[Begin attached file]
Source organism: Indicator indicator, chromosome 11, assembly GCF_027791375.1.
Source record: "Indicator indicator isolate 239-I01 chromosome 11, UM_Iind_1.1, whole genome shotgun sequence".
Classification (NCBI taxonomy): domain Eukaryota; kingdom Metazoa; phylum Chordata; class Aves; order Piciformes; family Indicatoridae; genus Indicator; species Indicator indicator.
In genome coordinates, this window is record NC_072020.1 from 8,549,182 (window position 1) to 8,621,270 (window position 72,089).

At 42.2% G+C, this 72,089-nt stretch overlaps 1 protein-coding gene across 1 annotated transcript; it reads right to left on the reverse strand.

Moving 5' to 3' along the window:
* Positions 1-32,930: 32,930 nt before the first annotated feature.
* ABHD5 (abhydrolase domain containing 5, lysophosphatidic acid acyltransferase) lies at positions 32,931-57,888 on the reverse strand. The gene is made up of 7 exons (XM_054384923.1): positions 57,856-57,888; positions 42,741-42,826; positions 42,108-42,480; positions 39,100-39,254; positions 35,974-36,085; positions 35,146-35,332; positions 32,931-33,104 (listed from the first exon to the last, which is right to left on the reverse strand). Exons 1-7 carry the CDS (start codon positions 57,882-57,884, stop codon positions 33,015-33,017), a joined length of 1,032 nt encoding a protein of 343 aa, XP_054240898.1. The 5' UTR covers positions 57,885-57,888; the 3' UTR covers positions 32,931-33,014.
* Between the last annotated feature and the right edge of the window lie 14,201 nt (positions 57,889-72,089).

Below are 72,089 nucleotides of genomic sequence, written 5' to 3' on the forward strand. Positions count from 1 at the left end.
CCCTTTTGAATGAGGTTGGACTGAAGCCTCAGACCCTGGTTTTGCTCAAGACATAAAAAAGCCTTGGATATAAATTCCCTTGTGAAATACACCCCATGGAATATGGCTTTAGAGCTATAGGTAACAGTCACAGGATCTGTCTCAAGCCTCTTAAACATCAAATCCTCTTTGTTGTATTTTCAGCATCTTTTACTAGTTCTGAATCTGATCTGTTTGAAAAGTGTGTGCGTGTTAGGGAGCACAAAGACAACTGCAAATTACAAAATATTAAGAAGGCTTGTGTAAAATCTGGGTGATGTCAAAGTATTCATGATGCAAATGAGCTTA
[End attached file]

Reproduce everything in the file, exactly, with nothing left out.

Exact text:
Source organism: Indicator indicator, chromosome 11, assembly GCF_027791375.1.
Source record: "Indicator indicator isolate 239-I01 chromosome 11, UM_Iind_1.1, whole genome shotgun sequence".
Classification (NCBI taxonomy): domain Eukaryota; kingdom Metazoa; phylum Chordata; class Aves; order Piciformes; family Indicatoridae; genus Indicator; species Indicator indicator.
In genome coordinates, this window is record NC_072020.1 from 8,549,182 (window position 1) to 8,621,270 (window position 72,089).

At 42.2% G+C, this 72,089-nt stretch overlaps 1 protein-coding gene across 1 annotated transcript; it reads right to left on the reverse strand.

Moving 5' to 3' along the window:
* Positions 1-32,930: 32,930 nt before the first annotated feature.
* ABHD5 (abhydrolase domain containing 5, lysophosphatidic acid acyltransferase) lies at positions 32,931-57,888 on the reverse strand. The gene is made up of 7 exons (XM_054384923.1): positions 57,856-57,888; positions 42,741-42,826; positions 42,108-42,480; positions 39,100-39,254; positions 35,974-36,085; positions 35,146-35,332; positions 32,931-33,104 (listed from the first exon to the last, which is right to left on the reverse strand). Exons 1-7 carry the CDS (start codon positions 57,882-57,884, stop codon positions 33,015-33,017), a joined length of 1,032 nt encoding a protein of 343 aa, XP_054240898.1. The 5' UTR covers positions 57,885-57,888; the 3' UTR covers positions 32,931-33,014.
* Between the last annotated feature and the right edge of the window lie 14,201 nt (positions 57,889-72,089).

Below are 72,089 nucleotides of genomic sequence, written 5' to 3' on the forward strand. Positions count from 1 at the left end.
CCCTTTTGAATGAGGTTGGACTGAAGCCTCAGACCCTGGTTTTGCTCAAGACATAAAAAAGCCTTGGATATAAATTCCCTTGTGAAATACACCCCATGGAATATGGCTTTAGAGCTATAGGTAACAGTCACAGGATCTGTCTCAAGCCTCTTAAACATCAAATCCTCTTTGTTGTATTTTCAGCATCTTTTACTAGTTCTGAATCTGATCTGTTTGAAAAGTGTGTGCGTGTTAGGGAGCACAAAGACAACTGCAAATTACAAAATATTAAGAAGGCTTGTGTAAAATCTGGGTGATGTCAAAGTATTCATGATGCAAATGAGCTTA